RoundCube webmail installation on Debian 8 (Jessie)
This tutorial shows the installation of the latest RoundCube webmail on Debian 8. Roundcube is an easy to use webmail client with IMAP and SMTP support that can be extended with plugins. On Debian 7, RoundCube was available as .deb package, it was not the latest version but at least it was easy to install with apt. For the current Debian release, there is no RoundCube package available anymore so I’ll describe the installation from source here. This tutorial contains an optional chapter that describes the steps to connect RoundCube with the ISPConfig 3 Hosting Control Panel.eval(ez_write_tag([[728,90],’howtoforge_com-box-3′,’ezslot_6′,106,’0′,’0′]));
- Debian 8 Operating System.
- Apache web server with mod_php installed. If there is no apache installed yet, then take a look at our LAMP guide or Perfect Server setup to install a suitable environment.
- An email server (SMTP + IMAP) were Roundcube shall connect to. This can be the local server (e.g. when you use one of the perfect server setups) or a remote server.
- The server hostname that I will use in this tutorial is server1.example.com with the IP address 192.168.1.100. Please replace that with the IP and hostname of your server.
I will install RoundCube into the directory /opt/roundcube to ensure that this installation will not collide with any Debian system packages. The first step is to install wget, create the directory /opt/roundcube and download the latest RoundCube version with wget into this directory. The current RoundCube version is 1.1.3 at the time that I write this tutorial, take a look at the RoundCube website to check if there is a later version that you can use.
Login as root user on the shell of your server, then install wget and the nano editor:
apt-get install wget nano
Create the directory and enter it with the “cd” command:
Download the RoundCube tar.gz file and unpack it:
tar xfz roundcubemail-1.1.3-complete.tar.gz
The RoundCube files are now in the folder /opt/roundcube/roundcubemail-1.1.3. The next step is to move them one directory up to /opt/roundcube.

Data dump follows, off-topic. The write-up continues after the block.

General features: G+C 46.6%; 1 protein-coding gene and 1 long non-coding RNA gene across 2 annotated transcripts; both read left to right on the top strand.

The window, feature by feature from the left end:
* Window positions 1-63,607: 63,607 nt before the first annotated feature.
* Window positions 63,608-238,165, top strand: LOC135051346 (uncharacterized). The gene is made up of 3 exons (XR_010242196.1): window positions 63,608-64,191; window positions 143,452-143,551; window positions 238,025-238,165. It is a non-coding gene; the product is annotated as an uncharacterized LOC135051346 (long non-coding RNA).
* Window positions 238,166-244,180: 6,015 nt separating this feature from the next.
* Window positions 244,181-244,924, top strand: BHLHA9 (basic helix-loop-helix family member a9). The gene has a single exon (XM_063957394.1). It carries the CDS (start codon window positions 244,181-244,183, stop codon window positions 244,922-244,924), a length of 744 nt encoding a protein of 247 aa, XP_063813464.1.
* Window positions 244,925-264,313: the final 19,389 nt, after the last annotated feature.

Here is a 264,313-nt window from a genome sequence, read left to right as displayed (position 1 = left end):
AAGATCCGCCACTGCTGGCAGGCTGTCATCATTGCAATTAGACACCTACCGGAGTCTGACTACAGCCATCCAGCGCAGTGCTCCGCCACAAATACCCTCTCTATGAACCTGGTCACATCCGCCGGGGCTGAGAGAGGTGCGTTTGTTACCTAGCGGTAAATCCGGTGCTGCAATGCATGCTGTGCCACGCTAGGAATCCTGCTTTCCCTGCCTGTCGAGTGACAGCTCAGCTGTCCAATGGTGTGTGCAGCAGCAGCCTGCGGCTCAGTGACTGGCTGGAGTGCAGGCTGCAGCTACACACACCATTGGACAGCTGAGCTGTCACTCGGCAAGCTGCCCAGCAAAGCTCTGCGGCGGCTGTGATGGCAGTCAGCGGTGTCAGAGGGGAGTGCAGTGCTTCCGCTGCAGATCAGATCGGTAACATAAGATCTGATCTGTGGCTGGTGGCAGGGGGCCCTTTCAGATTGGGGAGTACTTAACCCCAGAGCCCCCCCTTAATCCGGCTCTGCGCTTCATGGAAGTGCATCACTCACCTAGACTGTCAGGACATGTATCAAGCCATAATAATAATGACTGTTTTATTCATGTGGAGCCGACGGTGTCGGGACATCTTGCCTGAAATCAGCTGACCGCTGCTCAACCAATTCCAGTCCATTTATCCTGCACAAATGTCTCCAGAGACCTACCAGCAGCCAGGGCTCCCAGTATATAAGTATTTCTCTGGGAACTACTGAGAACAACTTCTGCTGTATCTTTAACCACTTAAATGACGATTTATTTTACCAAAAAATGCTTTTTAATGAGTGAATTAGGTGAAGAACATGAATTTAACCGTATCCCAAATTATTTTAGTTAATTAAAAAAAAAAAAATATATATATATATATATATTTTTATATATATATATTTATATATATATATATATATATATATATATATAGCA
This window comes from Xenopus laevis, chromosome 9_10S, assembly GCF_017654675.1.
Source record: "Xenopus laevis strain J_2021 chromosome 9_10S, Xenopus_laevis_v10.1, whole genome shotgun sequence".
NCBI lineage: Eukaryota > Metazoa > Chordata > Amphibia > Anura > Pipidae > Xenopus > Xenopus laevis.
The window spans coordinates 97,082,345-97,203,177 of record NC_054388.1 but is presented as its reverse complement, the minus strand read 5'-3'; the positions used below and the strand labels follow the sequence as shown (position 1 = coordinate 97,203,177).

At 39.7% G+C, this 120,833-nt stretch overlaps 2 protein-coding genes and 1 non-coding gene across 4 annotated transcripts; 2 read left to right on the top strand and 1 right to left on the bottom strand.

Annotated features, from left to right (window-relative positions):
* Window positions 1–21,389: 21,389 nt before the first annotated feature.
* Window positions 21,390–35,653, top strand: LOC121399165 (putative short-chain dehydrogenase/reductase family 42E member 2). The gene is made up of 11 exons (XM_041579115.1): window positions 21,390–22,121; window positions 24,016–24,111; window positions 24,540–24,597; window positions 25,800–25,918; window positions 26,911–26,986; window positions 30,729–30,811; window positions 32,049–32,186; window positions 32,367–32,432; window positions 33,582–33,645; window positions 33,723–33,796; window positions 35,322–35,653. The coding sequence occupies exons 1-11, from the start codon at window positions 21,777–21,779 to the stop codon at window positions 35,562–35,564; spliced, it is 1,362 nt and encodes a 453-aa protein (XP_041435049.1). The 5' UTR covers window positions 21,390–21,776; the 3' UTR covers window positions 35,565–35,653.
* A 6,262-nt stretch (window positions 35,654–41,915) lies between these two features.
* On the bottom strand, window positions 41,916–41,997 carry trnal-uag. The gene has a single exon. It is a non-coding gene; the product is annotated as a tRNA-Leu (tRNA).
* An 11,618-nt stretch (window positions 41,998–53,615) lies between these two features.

mv roundcubemail-1.1.3/* .
mv roundcubemail-1.1.3/.htaccess .
The dot at the end of the two commands is required and part of the command, don’t miss it! Delete the empty directory and the tar.gz file.
And change the owner of all files to the user the Apache server is running as.eval(ez_write_tag([[580,400],’howtoforge_com-medrectangle-4′,’ezslot_1′,108,’0′,’0′]));
chown -R www-data:www-data /opt/roundcube
Install the RoundCube Database
Roundcube requires a database to store mailbox settings, contacts, etc. I will use MySQL (or MariaDB) here as database backend. We will now create a database with the name “roundcubemail” and a user with the name “roundcube” in MySQL.
Login to the MySQL server with the following command:
Then execute the following commands on the MySQl database shell to create the database and database user. Replace the word “secretpassword” in the commands below with a password of your choice.
CREATE DATABASE roundcubemail;
GRANT ALL PRIVILEGES ON roundcubemail.* TO [email protected] IDENTIFIED BY 'secretpassword';
Now we will import the RoundCube tables from the file mysql.initial.sql into our new database.
Run the following command on the Linux shell:
mysql --defaults-file=/etc/mysql/debian.cnf roundcubemail < /opt/roundcube/SQL/mysql.initial.sql
Configure RoundCube and Apache
In this step, we will configure the database details in RoundCube and add a RoundCube configuration file in Apache.
I’ll start with the database configuration in RoundCube. Run the following commands to create a new config.inc.php file based on the sample configuration file and open it in the nano editor.
cp -pf config.inc.php.sample config.inc.php
Find the database configuration line that starts with $config[‘db_dsnw’] and replace it with the following line:
$config['db_dsnw'] = 'mysql://roundcube:[email protected]/roundcubemail';
The word “secretpassword” has to be replaced with the password that you have chosen for the database.
Next search for the “smtp_server” line and set the hostname of your SMTP server here. In my case, the mail server is the local server, so I’ll set the server to “localhost”.
$config['smtp_server'] = 'localhost';
Now it’s time to configure Apache. I’ll create a new configuration file roundcube.conf in the folder /etc/apache2/conf-available/.
Add the following lines to that file and save it.
Alias /roundcube /opt/roundcube
Alias /webmail /opt/roundcube
# AddDefaultCharset UTF-8
AddType text/x-component .htc
AddType application/x-httpd-php .php
php_flag display_errors Off
php_flag log_errors On
# php_value error_log logs/errors
php_value upload_max_filesize 10M
php_value post_max_size 12M
php_value memory_limit 64M
php_flag zlib.output_compression Off